Slater realized that the collective knowledge of technicians across the United States was important for the future development of CompuTrac and it proved to be a successful marketing tool to establish the company as innovators in the industry by educating traders on the technical analysis tools that exist to understand market trends. The seminars also had a “cult” following because it gathered together the pioneers of the industry and allowed technical analysts to network and share trading ideas.
CompuTrac conducted 22 seminars in the United States. The events were called TAG for “Technical Analysis Group” (TAG) Seminars. The first TAG conference was held in New Orleans in 1979 and the final TAG XXII was held in Las Vegas in 1999.
At each event CompuTrac recorded, on cassette tape, all the speaker presentations. Over the years CompuTrac built an archive of over 400 recordings from all twenty two events. Subsequently, CompuTrac members could acquire the tapes and documentation and allow self-study. The TAG events were instrumental in helping to educate individual and institutional traders to the advances of technical analysis and continue to increase sales of the CompuTrac software.
Technical Analysis Group Seminar (TAG) I – New Orleans, Louisiana 1980 Technical Analysis Group Seminar (TAG)I I – New Orleans, Louisiana 1981 Technical Analysis Group Seminar (TAG)III – Toronto, Canada 1982 Technical Analysis Group Seminar (TAG) IV – San Francisco, California 1983 Technical Analysis Group Seminar (TAG) V – New Orleans, Louisiana 1984 Technical Analysis Group Seminar (TAG) VI – New Orleans, Louisiana 1985 Technical Analysis Group Seminar (TAG) VII –Boston, Massachusetts 1985 Technical Analysis Group Seminar (TAG) VIII – New Orleans, Louisiana 1986 Technical Analysis Group Seminar (TAG) IX – San Francisco, California 1987 Technical Analysis Group Seminar (TAG) X – Washington D.C. 1988 Technical Analysis Group Seminar (TAG) XI – New Orleans, Louisiana 1989 Technical Analysis Group Seminar (TAG) XII – Los Angeles, California 1990 Technical Analysis Group Seminar (TAG) XIII – Washington D.C. 1991 Technical Analysis Group Seminar (TAG) XIV – New Orleans, Louisiana 1992 Technical Analysis Group Seminar (TAG) XV – Las Vegas, Nevada 1993 Technical Analysis Group Seminar (TAG) XVI – Las Vegas, Nevada 1994 Technical Analysis Group Seminar (TAG) XVII – Las Vegas, Nevada 1995 Technical Analysis Group Seminar (TAG) XVIII –
In June 1986 CompuTrac launched the "Teletrac" charting and analysis system which operated using real-time data and used a proprietary hardware platform designed by Schmit and his engineering group. Leverage Telerate's large domestic and international institutional subscriber base, the product covered, charting for commodities, indices, the spot foreign exchange and fixed income markets. Teletrac offered 32 technical analysis indicators, intra-day charting time frames of 5 minute, hourly, daily, weekly and monthly and the ability to perform algorithmic system testing.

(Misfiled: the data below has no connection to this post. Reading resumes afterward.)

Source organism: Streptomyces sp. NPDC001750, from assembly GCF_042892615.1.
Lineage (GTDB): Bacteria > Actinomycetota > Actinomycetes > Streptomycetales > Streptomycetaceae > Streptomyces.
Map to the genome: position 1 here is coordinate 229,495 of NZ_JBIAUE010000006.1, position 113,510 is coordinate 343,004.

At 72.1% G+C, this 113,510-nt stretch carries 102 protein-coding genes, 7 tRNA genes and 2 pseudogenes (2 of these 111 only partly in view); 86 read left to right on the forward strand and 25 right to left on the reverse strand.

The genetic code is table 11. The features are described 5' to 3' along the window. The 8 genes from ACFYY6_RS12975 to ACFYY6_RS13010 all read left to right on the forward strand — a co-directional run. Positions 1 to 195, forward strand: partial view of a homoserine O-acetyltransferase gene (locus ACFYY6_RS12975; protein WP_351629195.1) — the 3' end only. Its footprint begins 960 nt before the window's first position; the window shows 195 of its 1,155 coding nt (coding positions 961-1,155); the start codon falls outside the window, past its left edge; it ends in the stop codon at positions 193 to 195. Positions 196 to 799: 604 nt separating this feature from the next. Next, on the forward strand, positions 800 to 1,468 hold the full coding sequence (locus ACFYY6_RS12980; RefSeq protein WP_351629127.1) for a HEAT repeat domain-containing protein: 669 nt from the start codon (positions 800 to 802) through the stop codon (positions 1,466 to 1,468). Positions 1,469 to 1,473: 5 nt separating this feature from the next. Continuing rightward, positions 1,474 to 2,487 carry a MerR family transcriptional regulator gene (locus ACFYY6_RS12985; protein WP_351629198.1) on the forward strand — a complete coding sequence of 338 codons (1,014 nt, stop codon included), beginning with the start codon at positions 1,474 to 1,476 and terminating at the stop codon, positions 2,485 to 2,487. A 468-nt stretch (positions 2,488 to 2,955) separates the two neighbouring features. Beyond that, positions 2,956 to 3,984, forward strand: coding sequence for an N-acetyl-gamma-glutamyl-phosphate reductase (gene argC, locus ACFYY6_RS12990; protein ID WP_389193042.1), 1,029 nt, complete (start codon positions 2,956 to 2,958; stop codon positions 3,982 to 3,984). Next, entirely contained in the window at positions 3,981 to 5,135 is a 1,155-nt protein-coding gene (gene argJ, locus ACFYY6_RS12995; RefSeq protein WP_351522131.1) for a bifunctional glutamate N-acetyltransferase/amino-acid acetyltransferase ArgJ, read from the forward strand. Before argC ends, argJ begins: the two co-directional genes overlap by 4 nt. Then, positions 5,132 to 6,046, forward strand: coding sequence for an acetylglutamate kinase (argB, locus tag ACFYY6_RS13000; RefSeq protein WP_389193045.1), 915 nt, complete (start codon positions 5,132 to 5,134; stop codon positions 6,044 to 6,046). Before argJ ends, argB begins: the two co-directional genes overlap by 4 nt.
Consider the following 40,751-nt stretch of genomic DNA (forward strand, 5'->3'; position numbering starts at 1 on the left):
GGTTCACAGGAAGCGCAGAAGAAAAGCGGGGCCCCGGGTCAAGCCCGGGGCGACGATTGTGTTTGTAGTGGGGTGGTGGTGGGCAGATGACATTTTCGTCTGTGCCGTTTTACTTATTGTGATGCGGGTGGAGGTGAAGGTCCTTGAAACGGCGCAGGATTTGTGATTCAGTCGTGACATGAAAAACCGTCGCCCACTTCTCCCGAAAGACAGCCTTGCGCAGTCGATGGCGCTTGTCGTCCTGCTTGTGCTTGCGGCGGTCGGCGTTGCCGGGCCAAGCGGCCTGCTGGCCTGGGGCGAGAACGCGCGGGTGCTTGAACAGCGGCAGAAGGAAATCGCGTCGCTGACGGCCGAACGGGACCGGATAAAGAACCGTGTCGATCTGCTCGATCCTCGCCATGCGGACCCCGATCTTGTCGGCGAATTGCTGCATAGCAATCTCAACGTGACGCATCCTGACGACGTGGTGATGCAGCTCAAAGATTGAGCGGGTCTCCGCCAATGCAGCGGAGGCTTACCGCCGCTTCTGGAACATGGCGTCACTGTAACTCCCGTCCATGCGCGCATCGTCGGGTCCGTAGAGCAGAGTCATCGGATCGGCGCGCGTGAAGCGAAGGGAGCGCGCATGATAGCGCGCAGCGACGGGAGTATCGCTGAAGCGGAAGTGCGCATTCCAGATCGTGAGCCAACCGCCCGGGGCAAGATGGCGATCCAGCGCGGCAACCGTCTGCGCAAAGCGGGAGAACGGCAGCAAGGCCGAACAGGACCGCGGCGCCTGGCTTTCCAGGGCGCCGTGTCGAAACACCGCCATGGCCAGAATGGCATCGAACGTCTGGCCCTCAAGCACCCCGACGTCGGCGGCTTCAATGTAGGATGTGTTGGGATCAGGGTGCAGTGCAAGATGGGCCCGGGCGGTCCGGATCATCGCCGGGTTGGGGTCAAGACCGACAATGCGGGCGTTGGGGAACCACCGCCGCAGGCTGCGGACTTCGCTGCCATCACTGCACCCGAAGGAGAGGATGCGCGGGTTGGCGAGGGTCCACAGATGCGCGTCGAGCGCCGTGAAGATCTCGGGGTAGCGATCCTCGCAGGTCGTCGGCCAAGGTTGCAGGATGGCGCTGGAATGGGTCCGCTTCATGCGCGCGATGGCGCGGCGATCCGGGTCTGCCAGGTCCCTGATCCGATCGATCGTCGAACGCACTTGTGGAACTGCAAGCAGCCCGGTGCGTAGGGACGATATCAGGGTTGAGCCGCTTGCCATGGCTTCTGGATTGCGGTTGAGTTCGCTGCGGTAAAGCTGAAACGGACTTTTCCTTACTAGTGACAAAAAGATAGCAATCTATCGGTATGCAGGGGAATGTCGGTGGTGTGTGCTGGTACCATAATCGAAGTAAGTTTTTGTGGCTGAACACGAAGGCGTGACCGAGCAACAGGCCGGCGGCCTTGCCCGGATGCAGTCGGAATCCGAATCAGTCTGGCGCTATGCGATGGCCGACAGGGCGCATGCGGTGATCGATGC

In order to grow the company further and maximize the success of Teletrac, Slater knew that real-time data would be required to market the software to financial institutions. After declining to sell CompuTrac to Reuters, Slater approached Telerate, a real-time financial information company that was affiliated with Cantor-Fitzgerald, a primary U.S. Treasuries brokerage firm. CompuTrac was acquired by Telerate in October 1985 and re-branded as "TeleTrac".
In 1987, Kyodo News Service, which was the Japanese distributor for Telerate's market data services, formed the "Value-Added Sales Team", headed by Peter Jaeger, and began marketing TeleTrac in Tokyo.
Dow Jones & Company purchased the remaining shares of Telerate on September 22, 1989and CompuTrac was transferred to its new owners. The business continued to grow very well for the Teletrac product, however, sales of CompuTrac began to slow. Dow Jones decided to end the support and development of Compu Trac on April 25, 1994. Slater was asked to remain with Dow Jones Telerate and continue his leadership with the TAG events which was growing into larger, multi-stream conferences in the United States, Europe and Asia. With the cooperation of Dow Jones, Slater set up a separate division called, Dow Jones Seminars and assumed the role of President of the division. In 1999 Slater organized his last seminar for Dow Jones and retired.
Tim Slater was born to Louis Charles Slater (December 26, 1898 – November 10, 1958) and D. Slater (November 26, 1910 – November 10, 1958). In 1937, Louis Slater accepted a job as Sales Manager for the Southern Region with the Fulton Bag and Cotton Mills and moved the family to New Orleans, Louisiana from Milwaukee, Wisconsin. The family first moved to a house at 2607 Coliseum Street in the Garden District. In 1942 Louis and Dorothy moved to 1745 Arabella Street and then built a new home in the Garden District in 1957 where Slater currently resides with his wife.
Slater attended Choate Rosemary Hall preparatory school in from 1946 to 1950, however, he graduated from Isidore Newman School, in New Orleans in 1952. He attended Cornell University in Ithaca, New York. As a freshman, he planned to earn a degree in mechanical engineering, however he switched to Economics in his second year. He was a member of the Seal and Serpent fraternity and enlisted in the universities ROTC program.
After graduation in 1956, he completed his ROTC commitments with the United States Army reserve in Fort Lee, New Jersey and was discharged in 1963 from the U.S. Army Reserves with the rank of Second Lieutenant.
1999 outstanding contribution to global technical analysis by the International Federation of Technical Analysts in Toronto, Canada
2009 Rotary, New Orleans Louisiana - Food Festival Organizing Committee
2011 Rotary International Convention New Orleans, Louisiana - Host Organizing Committee→
2013 Lifetime Achievement Award - The American Association of Professional Technical Analysts
Slater is currently an active member of Rotary District 6840 in New Orleans, Louisiana